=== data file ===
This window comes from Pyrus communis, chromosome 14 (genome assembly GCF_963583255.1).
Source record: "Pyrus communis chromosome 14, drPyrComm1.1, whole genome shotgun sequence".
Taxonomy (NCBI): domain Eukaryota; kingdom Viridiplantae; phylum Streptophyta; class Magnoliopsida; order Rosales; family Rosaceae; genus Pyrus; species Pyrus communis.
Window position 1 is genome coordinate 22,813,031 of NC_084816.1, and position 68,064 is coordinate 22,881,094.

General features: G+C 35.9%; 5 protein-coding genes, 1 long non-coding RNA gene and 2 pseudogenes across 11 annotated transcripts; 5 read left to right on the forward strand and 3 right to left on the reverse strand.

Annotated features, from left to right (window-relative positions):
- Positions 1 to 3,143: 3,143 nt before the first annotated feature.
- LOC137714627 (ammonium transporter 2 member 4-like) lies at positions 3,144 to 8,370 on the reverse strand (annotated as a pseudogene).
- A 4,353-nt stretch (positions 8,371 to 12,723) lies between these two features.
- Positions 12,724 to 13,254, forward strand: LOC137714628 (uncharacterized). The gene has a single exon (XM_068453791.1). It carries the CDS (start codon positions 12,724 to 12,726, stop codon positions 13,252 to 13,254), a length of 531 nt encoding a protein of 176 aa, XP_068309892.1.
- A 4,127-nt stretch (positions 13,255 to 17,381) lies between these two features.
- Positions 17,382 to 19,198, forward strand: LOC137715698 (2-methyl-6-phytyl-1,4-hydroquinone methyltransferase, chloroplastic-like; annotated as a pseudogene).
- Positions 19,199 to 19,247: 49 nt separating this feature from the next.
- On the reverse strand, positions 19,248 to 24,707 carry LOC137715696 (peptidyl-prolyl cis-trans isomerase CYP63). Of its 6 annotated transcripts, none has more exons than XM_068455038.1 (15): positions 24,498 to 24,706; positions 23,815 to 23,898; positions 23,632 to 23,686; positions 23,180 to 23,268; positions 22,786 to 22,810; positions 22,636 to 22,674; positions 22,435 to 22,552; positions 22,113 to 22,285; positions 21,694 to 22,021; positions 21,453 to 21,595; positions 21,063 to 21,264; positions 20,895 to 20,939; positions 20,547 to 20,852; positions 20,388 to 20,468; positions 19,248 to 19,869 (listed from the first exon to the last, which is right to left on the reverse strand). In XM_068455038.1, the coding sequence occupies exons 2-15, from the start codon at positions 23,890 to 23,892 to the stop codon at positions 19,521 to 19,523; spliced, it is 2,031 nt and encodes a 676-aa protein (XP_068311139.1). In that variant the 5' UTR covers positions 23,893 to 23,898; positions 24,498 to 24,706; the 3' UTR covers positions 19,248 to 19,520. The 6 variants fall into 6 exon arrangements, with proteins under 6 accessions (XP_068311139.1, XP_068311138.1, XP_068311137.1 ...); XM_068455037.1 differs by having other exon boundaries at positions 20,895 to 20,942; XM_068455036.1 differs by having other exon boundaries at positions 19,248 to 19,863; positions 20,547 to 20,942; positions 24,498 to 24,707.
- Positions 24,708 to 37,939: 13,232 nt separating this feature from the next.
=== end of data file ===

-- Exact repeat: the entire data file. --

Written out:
This window comes from Pyrus communis, chromosome 14 (genome assembly GCF_963583255.1).
Source record: "Pyrus communis chromosome 14, drPyrComm1.1, whole genome shotgun sequence".
Taxonomy (NCBI): domain Eukaryota; kingdom Viridiplantae; phylum Streptophyta; class Magnoliopsida; order Rosales; family Rosaceae; genus Pyrus; species Pyrus communis.
Window position 1 is genome coordinate 22,813,031 of NC_084816.1, and position 68,064 is coordinate 22,881,094.

General features: G+C 35.9%; 5 protein-coding genes, 1 long non-coding RNA gene and 2 pseudogenes across 11 annotated transcripts; 5 read left to right on the forward strand and 3 right to left on the reverse strand.

Annotated features, from left to right (window-relative positions):
- Positions 1 to 3,143: 3,143 nt before the first annotated feature.
- LOC137714627 (ammonium transporter 2 member 4-like) lies at positions 3,144 to 8,370 on the reverse strand (annotated as a pseudogene).
- A 4,353-nt stretch (positions 8,371 to 12,723) lies between these two features.
- Positions 12,724 to 13,254, forward strand: LOC137714628 (uncharacterized). The gene has a single exon (XM_068453791.1). It carries the CDS (start codon positions 12,724 to 12,726, stop codon positions 13,252 to 13,254), a length of 531 nt encoding a protein of 176 aa, XP_068309892.1.
- A 4,127-nt stretch (positions 13,255 to 17,381) lies between these two features.
- Positions 17,382 to 19,198, forward strand: LOC137715698 (2-methyl-6-phytyl-1,4-hydroquinone methyltransferase, chloroplastic-like; annotated as a pseudogene).
- Positions 19,199 to 19,247: 49 nt separating this feature from the next.
- On the reverse strand, positions 19,248 to 24,707 carry LOC137715696 (peptidyl-prolyl cis-trans isomerase CYP63). Of its 6 annotated transcripts, none has more exons than XM_068455038.1 (15): positions 24,498 to 24,706; positions 23,815 to 23,898; positions 23,632 to 23,686; positions 23,180 to 23,268; positions 22,786 to 22,810; positions 22,636 to 22,674; positions 22,435 to 22,552; positions 22,113 to 22,285; positions 21,694 to 22,021; positions 21,453 to 21,595; positions 21,063 to 21,264; positions 20,895 to 20,939; positions 20,547 to 20,852; positions 20,388 to 20,468; positions 19,248 to 19,869 (listed from the first exon to the last, which is right to left on the reverse strand). In XM_068455038.1, the coding sequence occupies exons 2-15, from the start codon at positions 23,890 to 23,892 to the stop codon at positions 19,521 to 19,523; spliced, it is 2,031 nt and encodes a 676-aa protein (XP_068311139.1). In that variant the 5' UTR covers positions 23,893 to 23,898; positions 24,498 to 24,706; the 3' UTR covers positions 19,248 to 19,520. The 6 variants fall into 6 exon arrangements, with proteins under 6 accessions (XP_068311139.1, XP_068311138.1, XP_068311137.1 ...); XM_068455037.1 differs by having other exon boundaries at positions 20,895 to 20,942; XM_068455036.1 differs by having other exon boundaries at positions 19,248 to 19,863; positions 20,547 to 20,942; positions 24,498 to 24,707.
- Positions 24,708 to 37,939: 13,232 nt separating this feature from the next.